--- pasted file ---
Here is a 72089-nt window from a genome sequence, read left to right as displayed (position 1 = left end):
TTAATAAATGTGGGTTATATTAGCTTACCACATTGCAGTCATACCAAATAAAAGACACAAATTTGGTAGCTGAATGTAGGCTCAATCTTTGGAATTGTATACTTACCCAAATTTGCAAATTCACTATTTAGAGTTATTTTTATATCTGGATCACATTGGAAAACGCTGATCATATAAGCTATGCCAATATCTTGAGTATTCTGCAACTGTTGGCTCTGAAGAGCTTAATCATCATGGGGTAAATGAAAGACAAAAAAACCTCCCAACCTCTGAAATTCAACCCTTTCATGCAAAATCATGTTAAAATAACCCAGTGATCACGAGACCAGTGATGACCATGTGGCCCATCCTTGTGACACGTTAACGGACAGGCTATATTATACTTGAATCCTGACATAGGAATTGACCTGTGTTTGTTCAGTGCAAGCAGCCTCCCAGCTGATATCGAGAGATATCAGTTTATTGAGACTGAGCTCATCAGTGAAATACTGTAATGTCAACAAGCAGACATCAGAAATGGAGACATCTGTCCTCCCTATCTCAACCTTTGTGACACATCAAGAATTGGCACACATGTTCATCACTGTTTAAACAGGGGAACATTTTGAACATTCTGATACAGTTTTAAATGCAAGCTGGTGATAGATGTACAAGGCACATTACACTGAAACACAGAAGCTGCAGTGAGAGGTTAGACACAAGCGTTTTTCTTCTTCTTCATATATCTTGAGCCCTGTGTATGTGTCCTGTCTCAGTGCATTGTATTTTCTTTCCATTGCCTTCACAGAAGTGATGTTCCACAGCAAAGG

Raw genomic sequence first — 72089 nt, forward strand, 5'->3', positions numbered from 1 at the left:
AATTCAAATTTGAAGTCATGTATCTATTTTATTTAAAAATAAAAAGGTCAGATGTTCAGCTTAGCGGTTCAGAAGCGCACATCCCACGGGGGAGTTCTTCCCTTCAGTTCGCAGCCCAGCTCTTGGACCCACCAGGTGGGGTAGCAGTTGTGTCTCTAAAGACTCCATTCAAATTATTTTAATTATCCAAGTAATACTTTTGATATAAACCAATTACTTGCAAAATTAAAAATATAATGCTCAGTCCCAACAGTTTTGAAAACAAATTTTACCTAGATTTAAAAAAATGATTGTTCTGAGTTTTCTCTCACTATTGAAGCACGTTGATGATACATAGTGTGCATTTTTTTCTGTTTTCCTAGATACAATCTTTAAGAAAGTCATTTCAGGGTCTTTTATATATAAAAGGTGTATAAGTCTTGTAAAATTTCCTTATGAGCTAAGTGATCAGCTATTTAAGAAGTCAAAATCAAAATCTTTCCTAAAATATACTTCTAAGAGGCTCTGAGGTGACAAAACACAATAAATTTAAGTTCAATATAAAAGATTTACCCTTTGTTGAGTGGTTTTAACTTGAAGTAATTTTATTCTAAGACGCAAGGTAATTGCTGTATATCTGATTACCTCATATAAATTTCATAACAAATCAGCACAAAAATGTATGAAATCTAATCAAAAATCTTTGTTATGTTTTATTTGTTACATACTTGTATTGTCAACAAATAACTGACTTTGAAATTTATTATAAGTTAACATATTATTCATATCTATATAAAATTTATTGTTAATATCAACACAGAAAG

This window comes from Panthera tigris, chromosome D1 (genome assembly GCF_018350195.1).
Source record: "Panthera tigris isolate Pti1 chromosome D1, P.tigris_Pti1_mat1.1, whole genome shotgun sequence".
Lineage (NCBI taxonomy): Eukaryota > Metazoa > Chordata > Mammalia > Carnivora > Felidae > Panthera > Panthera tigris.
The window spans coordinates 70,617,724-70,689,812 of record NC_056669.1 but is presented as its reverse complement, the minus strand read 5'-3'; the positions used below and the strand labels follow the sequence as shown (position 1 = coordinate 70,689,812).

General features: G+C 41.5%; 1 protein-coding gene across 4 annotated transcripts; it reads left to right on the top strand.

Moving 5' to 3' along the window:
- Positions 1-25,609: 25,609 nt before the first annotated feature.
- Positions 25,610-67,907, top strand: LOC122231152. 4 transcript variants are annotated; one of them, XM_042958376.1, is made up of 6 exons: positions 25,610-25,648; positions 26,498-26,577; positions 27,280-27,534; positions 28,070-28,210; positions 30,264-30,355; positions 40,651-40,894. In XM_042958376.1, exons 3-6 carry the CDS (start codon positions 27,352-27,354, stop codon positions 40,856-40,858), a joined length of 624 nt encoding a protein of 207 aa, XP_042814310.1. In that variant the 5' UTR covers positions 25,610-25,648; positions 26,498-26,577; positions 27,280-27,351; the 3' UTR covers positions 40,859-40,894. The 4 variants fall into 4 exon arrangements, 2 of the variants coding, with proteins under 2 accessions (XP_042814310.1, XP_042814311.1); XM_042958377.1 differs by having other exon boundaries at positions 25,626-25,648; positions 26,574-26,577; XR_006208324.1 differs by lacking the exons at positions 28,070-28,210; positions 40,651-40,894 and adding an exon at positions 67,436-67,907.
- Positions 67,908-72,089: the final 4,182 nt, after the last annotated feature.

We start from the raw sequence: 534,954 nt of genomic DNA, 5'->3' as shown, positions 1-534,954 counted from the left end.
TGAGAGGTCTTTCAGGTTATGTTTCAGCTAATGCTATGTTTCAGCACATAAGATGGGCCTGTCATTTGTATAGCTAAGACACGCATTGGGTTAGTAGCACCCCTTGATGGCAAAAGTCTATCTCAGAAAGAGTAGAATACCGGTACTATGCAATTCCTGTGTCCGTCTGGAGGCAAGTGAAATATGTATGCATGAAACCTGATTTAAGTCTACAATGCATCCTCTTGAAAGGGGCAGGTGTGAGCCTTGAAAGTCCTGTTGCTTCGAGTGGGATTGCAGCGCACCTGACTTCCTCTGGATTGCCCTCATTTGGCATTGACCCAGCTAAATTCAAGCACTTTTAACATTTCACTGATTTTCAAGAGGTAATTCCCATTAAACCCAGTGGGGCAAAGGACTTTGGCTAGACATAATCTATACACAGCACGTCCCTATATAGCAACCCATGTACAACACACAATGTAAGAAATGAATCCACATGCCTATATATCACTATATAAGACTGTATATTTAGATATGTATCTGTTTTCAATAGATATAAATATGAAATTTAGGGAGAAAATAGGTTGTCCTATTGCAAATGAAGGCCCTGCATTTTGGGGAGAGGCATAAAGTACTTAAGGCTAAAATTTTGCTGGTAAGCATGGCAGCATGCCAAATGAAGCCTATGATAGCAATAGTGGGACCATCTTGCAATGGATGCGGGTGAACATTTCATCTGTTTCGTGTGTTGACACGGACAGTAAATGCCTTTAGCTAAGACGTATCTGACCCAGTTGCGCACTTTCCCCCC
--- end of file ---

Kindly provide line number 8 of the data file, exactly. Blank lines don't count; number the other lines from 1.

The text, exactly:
The window spans coordinates 70,617,724-70,689,812 of record NC_056669.1 but is presented as its reverse complement, the minus strand read 5'-3'; the positions used below and the strand labels follow the sequence as shown (position 1 = coordinate 70,689,812).